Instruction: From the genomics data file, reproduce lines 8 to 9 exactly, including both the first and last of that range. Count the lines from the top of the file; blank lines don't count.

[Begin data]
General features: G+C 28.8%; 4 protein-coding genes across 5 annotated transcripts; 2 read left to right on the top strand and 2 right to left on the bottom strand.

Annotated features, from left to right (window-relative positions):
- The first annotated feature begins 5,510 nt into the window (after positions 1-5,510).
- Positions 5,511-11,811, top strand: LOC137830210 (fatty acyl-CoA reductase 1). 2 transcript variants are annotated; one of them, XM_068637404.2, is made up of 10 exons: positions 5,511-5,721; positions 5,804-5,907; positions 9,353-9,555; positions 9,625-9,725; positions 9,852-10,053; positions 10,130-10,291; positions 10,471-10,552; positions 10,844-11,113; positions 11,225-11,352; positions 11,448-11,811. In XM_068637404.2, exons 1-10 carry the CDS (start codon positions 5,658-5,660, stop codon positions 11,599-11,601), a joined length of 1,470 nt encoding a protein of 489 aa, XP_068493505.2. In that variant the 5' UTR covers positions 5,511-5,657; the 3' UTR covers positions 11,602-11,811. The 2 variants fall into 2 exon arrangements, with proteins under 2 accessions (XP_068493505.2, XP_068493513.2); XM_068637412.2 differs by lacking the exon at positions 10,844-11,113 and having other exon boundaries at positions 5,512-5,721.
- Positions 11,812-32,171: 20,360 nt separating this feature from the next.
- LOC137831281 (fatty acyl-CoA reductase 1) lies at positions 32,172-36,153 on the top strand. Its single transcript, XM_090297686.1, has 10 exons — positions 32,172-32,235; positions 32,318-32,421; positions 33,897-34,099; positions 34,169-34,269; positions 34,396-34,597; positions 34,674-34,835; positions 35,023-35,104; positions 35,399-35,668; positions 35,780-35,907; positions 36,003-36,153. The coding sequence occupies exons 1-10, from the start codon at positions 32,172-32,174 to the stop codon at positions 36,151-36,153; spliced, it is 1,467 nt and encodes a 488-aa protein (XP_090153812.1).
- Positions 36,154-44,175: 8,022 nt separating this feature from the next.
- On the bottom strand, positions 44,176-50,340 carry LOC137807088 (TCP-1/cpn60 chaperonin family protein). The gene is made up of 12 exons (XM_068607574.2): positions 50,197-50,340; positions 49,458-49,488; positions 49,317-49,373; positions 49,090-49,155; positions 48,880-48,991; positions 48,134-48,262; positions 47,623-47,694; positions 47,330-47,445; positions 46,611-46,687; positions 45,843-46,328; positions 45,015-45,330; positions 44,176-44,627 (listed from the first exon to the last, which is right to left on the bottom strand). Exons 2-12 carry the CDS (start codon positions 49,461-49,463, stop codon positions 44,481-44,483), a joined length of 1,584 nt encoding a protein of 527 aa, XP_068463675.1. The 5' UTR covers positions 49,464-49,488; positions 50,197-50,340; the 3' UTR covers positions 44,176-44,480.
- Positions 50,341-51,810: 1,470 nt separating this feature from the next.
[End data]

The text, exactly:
- On the bottom strand, positions 44,176-50,340 carry LOC137807088 (TCP-1/cpn60 chaperonin family protein). The gene is made up of 12 exons (XM_068607574.2): positions 50,197-50,340; positions 49,458-49,488; positions 49,317-49,373; positions 49,090-49,155; positions 48,880-48,991; positions 48,134-48,262; positions 47,623-47,694; positions 47,330-47,445; positions 46,611-46,687; positions 45,843-46,328; positions 45,015-45,330; positions 44,176-44,627 (listed from the first exon to the last, which is right to left on the bottom strand). Exons 2-12 carry the CDS (start codon positions 49,461-49,463, stop codon positions 44,481-44,483), a joined length of 1,584 nt encoding a protein of 527 aa, XP_068463675.1. The 5' UTR covers positions 49,464-49,488; positions 50,197-50,340; the 3' UTR covers positions 44,176-44,480.
- Positions 50,341-51,810: 1,470 nt separating this feature from the next.